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Sunshine Act said to cover school board's e-mail writings

March 14, 2001 

In tiny Avonworth School District in Pittsburgh's north suburbs, the use of e-mail has created a controversy that mirrors a growing issue facing school boards and governments across the nation: Does electronic correspondence among a quorum of governing board members violate open-meeting laws?

Gary Short, an Avonworth school board member and an attorney, opened up the Pandora's box at the board meeting Monday night, distributing printed copies of five e-mails sent recently to other board members by Betsy Radcliffe, the school board president.

The e-mails discussed ideas from Radcliffe that likely would have been controversial -- if they'd been presented in public.

Among other suggestions, Radcliffe proposed putting casually dressed substitute teachers surreptitiously in school bathrooms to help catch smokers, and paying rewards to students who report other students' bad behavior.

Short said he believed that such electronic discourse was a violation of the Pennsylvania Sunshine Act and case law.

"Deliberation of the school policy by a quorum of school directors at a prearranged meeting of school directors without notice of the public is a violation of the act," he said.

Corinna Wilson, general counsel for the Pennsylvania Newspaper Association in Harrisburg, agreed.

Donald Owen, an attorney for the Pennsylvania School Boards Association, said, however, he wasn't so certain.

"No one knows for sure if it's a violation of the sunshine law," said Owen. For a clear answer, he said, e-mail guidelines would have to be set by the General Assembly, or by the court. He added, though, that he advises school board members that "chat rooms might be a violation of the sunshine law if five or more board members are gathered together in cyberspace."

Owen said that he has received inquiries on the question from about 100 districts around the state.

Pennsylvania's Sunshine Law, created long before e-mail was invented, requires government bodies to hold prearranged meetings, discussions and votes in public. Only a few topics, including personnel, real estate or litigation, are exceptions to the law and may be discussed in closed session.

Wilson insisted yesterday that "whether it's an e-mail to all members of the board, or a daisy chain where one members notifies the next board member, that is circumventing the sunshine law. You can't just have conversations and not give the public notice."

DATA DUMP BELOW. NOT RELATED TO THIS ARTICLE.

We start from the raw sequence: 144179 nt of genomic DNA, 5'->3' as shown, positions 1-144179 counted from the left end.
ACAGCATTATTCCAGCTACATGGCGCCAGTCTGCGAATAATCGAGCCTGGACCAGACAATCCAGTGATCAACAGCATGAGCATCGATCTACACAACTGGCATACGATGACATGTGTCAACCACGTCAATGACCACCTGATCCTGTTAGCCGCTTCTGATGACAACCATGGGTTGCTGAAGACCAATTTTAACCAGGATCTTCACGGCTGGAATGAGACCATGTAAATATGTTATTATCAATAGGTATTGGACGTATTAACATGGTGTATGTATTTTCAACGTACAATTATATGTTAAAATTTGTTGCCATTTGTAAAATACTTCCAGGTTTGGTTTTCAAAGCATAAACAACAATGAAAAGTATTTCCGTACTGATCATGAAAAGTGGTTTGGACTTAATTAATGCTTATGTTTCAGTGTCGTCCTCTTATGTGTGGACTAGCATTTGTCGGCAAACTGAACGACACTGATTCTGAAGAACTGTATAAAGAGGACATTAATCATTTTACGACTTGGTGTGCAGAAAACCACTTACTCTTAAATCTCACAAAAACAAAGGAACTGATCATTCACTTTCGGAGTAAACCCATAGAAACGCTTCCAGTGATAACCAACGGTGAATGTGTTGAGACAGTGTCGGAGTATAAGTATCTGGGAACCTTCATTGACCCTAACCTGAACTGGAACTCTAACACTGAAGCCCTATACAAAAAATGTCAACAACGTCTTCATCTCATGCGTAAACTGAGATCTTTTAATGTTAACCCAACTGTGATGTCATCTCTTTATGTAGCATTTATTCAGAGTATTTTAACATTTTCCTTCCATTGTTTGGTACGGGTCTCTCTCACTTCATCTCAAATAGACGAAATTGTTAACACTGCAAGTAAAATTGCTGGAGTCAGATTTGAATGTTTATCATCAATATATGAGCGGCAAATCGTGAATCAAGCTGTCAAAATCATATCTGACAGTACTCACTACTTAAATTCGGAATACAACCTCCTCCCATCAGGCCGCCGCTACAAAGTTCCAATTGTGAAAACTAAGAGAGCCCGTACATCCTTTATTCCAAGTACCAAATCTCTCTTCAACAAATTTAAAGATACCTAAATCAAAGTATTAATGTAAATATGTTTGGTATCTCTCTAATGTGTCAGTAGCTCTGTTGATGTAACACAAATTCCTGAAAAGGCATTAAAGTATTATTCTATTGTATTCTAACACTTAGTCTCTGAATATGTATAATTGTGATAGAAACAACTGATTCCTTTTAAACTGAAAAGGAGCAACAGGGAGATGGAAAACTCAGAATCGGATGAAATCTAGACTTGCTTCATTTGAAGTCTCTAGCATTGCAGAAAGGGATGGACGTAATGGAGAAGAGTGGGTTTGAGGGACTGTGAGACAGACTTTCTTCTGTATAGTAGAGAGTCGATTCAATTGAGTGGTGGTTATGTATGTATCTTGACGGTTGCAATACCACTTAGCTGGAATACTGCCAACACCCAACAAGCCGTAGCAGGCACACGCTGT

Radcliffe, who called Short's decision to release the e-mails was "unprofessional and rephrehensible," said that school district policy was not being made in the e-mail correspondence. She said that the e-mails were directed to school administrators, with copies to the school board members.

Excerpts from the e-mails, all sent between Feb. 20 and March 5 by Radcliffe include an outline of a plan for monitoring school bathrooms:

"If agreed, just hire a female for next week (have her dress VERY casually and in sneakers)...have her mill around...until she spots some kids moving toward the girl's cafeteria bathroom... Simply have the monitor slowly enter the doorway and watch which stall they enter. If they're headed for the last three stalls, it's pretty certain what they're going to do.

"If another kid is stationed at the center of the sinks and is looking in the mirror, that's the kid who's doing the outlook. That kid should be nailed too.

Another e-mail handed out by Short at Monday's meeting calls for seniors to be rewarded for catching school students violating the policy:

"Perhaps the $50 fine could be doled out as follows: $5 would go to the individual, $40 would go to the senior class, and the remaining $5 be put in the kitty for a reward each month for the student who has caught the most kids."

In another, she suggests asking janitors not to clean the bathrooms for a week to determine if that would encourage students not to litter the bathroom with cigarettes:

Short said, "These particular e-mails are an attempt to line up a vote in advance of any meaningful public discussion about the issue. It is not only arrogant but overlooks the fact that the public, who has elected the board, may have something to contribute to this deliberations."

Board member Susan Ambramowich disagreed that the practice of sharing ideas via e-mails was wrong. "Sharing e-mails is like having a conversation -- sharing information, balancing ideas. I have not heard that this is a violation of anything," she said.

But board member Lynn McGrath said she no longer wanted to receive e-mails concerning school policies and upcoming meetings.

Other states, including Florida, have more expansive public records laws, and the e-mail correspondence of public officials is open to the public.

Rhonda Miller is a Post-Gazette staff writer. Matt DeReno is a free-lance writer.

Copyright © 1997-2001 By Rhonda Miller and Matt DeReno, PG Publishing

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